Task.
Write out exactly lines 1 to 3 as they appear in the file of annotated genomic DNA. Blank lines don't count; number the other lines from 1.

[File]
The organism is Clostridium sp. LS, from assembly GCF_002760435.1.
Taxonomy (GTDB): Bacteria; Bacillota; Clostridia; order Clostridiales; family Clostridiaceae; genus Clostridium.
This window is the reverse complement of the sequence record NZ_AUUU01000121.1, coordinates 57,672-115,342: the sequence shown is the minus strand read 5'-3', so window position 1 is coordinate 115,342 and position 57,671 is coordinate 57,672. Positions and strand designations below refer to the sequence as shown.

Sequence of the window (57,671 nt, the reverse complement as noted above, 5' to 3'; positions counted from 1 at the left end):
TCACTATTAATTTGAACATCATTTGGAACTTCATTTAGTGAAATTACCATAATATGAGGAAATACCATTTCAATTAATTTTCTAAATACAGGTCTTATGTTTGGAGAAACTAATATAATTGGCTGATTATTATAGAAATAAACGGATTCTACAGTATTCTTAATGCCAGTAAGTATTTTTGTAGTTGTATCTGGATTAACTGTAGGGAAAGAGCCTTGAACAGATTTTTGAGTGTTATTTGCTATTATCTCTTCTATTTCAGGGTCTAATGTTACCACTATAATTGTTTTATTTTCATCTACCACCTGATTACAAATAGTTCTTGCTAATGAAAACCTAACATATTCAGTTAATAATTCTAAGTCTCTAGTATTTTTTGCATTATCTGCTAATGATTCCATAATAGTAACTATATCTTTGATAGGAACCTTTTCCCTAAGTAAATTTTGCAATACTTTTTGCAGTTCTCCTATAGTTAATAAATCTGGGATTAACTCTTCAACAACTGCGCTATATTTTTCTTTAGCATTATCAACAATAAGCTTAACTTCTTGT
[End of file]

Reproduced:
The organism is Clostridium sp. LS, from assembly GCF_002760435.1.
Taxonomy (GTDB): Bacteria; Bacillota; Clostridia; order Clostridiales; family Clostridiaceae; genus Clostridium.
This window is the reverse complement of the sequence record NZ_AUUU01000121.1, coordinates 57,672-115,342: the sequence shown is the minus strand read 5'-3', so window position 1 is coordinate 115,342 and position 57,671 is coordinate 57,672. Positions and strand designations below refer to the sequence as shown.